5. Establish Deadlines
To prevent delays, sexual harassment policies should include timeframes for processes. Explicit timeframes enhance perceptions that policies and processes are as fair as possible and thus increase reporting. In some cases, guidelines require reporting within 10 days. Policies are more likely to set limits on the complainant than on organizational processes. This is a problem for several reasons. For policies to be perceived as fair and to function to limit future harassment, processes must occur in a timely and uniform manner.
Placing time limits on reporting harassment is also problematic. It is obvious that some statute of limitations is necessary; reports years after the fact do not make sense from a variety of perspectives. The idea that a victim will be ready to report harassment within 10 days, however, may be inherently unrealistic.
First, many employees do not initially perceive or acknowledge that they have been harassed. Research suggests that acknowledging harassment can be a long and uncertain process. Employees must then learn about complaint procedures and become confident enough to use them—a process that also takes time. In short, organizations that place quick timeframes on reporting may reduce reports but not harassment.
6. Maintain Confidentiality
It is a problem that half of the sexual harassment policies make no mention of confidentiality goals or protections and none includes any sanctions for breach of confidentiality. In previous surveys, fears about and knowledge of leaks and breaches of confidentiality were often mentioned as reasons for harassment not being reported and for dissatisfaction with the policy process. Fear of breaches of confidentiality is one reason to limit the number of individuals involved in the process. And it should also lead organizations to create, publicize, and invoke punishment for those breaching confidentiality protections and publicize the punishment imposed on those who have leaked. Absent any mention of confidentiality or any sanctions, nothing in the policy provides employees with a sense that confidentiality is either important or will be protected.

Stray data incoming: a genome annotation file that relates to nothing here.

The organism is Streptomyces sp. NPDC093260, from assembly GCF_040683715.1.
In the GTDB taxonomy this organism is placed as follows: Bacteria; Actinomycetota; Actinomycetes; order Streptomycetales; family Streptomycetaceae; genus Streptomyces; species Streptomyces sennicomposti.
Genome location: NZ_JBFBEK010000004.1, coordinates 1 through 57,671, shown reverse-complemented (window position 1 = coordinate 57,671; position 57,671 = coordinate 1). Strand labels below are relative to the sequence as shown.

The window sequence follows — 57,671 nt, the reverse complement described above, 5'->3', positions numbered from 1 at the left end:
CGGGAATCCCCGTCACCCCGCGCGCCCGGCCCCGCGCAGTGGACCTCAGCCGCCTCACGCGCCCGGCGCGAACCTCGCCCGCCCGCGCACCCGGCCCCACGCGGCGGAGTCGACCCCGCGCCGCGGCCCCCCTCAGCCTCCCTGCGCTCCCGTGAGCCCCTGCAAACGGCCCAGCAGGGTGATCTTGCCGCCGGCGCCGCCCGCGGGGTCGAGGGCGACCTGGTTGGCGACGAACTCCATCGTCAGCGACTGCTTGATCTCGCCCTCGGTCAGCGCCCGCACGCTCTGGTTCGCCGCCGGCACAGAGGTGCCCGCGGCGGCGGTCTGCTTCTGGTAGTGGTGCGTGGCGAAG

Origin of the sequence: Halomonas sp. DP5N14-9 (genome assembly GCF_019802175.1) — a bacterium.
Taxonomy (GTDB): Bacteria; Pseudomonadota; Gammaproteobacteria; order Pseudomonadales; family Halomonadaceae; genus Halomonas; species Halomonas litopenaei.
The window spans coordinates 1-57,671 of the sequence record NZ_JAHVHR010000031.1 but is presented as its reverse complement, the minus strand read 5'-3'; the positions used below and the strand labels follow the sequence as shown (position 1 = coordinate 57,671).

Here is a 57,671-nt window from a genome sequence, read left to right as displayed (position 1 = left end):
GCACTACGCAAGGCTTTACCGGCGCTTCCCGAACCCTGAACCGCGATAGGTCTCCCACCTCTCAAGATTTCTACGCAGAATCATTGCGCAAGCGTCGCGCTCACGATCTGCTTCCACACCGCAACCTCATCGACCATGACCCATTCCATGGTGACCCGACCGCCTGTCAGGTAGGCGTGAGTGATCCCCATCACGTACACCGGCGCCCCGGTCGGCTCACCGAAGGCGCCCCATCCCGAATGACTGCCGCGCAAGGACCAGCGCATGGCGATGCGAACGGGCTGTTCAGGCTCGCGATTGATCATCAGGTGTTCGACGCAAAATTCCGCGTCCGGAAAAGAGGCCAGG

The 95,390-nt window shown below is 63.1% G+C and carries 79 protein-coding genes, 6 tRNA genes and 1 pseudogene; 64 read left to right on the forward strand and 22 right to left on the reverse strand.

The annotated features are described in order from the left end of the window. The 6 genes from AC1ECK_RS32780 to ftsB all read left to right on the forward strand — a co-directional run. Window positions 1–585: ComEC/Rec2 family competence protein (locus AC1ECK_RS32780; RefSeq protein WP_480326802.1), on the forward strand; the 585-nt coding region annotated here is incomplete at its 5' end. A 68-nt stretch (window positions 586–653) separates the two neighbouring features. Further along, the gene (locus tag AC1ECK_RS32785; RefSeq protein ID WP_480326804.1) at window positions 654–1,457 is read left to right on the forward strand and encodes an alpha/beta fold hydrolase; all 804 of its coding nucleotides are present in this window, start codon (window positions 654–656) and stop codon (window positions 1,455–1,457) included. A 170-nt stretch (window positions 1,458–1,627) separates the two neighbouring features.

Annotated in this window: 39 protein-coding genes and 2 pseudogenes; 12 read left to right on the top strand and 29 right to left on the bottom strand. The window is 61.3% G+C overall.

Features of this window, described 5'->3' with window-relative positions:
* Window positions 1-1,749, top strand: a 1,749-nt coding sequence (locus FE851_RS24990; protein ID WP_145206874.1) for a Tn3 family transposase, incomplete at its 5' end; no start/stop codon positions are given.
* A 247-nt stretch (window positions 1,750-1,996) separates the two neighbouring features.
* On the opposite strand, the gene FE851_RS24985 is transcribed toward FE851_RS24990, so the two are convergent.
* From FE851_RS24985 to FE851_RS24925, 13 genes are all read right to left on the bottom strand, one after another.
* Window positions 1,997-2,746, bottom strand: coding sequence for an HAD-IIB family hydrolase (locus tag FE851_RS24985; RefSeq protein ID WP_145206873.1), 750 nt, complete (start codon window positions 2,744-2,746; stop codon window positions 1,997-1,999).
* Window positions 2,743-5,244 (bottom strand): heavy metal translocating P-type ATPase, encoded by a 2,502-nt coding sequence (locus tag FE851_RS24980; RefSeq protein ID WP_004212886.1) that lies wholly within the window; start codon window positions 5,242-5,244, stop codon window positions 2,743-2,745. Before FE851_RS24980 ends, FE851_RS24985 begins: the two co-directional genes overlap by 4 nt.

7. Provide Support
Although employees worry about confidentiality issues, retaliation issues, fear, embarrassment, and being blamed for reporting, the emotional stress the complaint process engenders could be reduced by offering employee assistance plan (EAP) services when they are available to employees. Supervisors should be trained in proper procedures for referring to EAP those individuals involved in complaints, without exposing the employer to liability concerns with respect to American with Disabilities Act (ADA) claims.
Both the complainant and the accused also might feel cornered and alone once a complaint has been filed and is being investigated. There are ways to overcome this, and one of the best is to provide ombudspersons for both the complainant and the accused. The term ombudsperson is used deliberately instead of advocate because an ombudsperson’s function is not to champion one of the parties or judge the complaint. Rather the role of the ombudsperson includes providing factual information on what the process and procedures involve, what the consequences are for violating the procedure, what avenues can be provided for stress reduction, and how to proceed with providing support witnesses within the limits of confidentiality. Ombudspersons should not have a reporting relationship to the human resources staff, and each ombudsperson should match the gender of the complainant and the accused.
8. Provide Feedback
Providing some sense of what happened and what was done increases policy satisfaction by creating a sense of closure—fostering perceptions that the policy is serving to reduce further harassment and that harassment is taken seriously by the organization. Organizations should distribute to all employees general data on complaints processed, training sessions and workshops held, results of continuing employee attitudinal and satisfaction surveys, general disciplinary outcomes, numbers of cases substantiated, and a clear summary of disciplinary options if charges are substantiated. Complainants should receive even more detailed information.
You can access this presentation and 22 other 2018 ICMA Annual Conference sessions through the ICMA Virtual Annual Conference archives.